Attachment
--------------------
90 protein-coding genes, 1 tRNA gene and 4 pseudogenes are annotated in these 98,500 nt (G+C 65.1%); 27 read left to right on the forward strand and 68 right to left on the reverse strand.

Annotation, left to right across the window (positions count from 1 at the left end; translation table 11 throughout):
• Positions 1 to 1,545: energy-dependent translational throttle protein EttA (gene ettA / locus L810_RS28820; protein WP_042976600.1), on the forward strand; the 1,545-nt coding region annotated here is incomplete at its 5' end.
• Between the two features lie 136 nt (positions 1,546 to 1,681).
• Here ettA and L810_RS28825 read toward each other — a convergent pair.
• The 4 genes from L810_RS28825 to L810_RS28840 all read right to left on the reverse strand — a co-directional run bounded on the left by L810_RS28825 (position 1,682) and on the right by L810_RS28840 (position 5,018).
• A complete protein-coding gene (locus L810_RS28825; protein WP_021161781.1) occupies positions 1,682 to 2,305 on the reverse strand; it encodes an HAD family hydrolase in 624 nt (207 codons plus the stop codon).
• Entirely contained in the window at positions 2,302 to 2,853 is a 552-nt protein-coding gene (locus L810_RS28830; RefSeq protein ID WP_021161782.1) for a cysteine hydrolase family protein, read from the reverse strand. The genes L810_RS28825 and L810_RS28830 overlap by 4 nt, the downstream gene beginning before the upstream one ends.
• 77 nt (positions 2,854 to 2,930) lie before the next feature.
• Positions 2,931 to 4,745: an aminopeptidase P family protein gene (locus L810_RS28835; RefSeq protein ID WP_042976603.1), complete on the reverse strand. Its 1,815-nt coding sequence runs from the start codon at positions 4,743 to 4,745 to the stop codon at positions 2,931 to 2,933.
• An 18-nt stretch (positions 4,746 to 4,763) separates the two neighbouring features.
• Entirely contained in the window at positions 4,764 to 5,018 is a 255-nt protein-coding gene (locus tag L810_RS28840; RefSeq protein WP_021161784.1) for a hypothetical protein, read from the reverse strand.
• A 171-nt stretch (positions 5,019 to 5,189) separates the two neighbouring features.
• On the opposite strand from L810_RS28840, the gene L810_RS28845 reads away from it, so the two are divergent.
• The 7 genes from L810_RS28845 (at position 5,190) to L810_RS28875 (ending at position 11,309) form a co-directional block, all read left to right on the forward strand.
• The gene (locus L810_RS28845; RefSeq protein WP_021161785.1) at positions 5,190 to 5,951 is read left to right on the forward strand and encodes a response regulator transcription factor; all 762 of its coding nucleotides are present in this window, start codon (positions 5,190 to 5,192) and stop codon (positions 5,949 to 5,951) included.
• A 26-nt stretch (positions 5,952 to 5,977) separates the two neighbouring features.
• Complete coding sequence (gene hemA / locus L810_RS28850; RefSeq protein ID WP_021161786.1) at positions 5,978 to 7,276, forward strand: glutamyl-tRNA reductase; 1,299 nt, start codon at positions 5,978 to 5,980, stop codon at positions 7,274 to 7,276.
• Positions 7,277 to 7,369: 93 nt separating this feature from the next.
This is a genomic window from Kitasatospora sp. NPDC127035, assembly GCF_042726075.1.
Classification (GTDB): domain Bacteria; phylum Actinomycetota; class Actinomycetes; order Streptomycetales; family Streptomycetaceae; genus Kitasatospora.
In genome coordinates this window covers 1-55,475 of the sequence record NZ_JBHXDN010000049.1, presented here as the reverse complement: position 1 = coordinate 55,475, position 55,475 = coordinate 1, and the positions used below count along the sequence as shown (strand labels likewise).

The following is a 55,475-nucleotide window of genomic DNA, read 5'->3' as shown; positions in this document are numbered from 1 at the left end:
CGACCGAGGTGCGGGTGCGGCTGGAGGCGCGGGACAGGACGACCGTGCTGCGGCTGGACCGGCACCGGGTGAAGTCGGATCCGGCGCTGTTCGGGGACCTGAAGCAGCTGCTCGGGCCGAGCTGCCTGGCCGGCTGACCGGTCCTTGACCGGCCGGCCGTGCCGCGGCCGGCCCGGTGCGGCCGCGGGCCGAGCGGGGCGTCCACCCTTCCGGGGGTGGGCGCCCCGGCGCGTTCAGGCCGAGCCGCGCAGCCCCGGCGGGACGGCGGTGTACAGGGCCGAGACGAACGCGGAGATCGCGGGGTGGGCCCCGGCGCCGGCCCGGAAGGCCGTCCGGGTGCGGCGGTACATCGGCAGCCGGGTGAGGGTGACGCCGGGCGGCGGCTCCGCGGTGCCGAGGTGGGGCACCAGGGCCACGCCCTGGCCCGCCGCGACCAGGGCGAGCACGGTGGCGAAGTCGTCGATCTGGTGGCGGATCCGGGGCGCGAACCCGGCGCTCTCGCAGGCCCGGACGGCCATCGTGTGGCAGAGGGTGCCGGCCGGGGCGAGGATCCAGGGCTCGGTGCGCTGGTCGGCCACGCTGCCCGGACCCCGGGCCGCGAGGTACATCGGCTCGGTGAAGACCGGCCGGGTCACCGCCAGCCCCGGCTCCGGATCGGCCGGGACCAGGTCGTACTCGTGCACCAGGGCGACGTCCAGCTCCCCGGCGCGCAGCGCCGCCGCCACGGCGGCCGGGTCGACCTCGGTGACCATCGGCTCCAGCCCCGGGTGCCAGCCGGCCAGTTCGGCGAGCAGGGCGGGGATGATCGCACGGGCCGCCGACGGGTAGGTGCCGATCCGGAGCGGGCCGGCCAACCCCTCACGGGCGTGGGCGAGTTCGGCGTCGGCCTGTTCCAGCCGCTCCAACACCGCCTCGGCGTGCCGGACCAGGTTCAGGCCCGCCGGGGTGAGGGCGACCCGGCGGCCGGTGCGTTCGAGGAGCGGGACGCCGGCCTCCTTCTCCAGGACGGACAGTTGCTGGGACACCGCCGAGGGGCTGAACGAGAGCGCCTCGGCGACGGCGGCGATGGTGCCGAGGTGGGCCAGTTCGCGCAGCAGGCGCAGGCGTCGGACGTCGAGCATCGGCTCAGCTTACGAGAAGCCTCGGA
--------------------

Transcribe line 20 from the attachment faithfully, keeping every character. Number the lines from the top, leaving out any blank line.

This is a genomic window from Kitasatospora sp. NPDC127035, assembly GCF_042726075.1.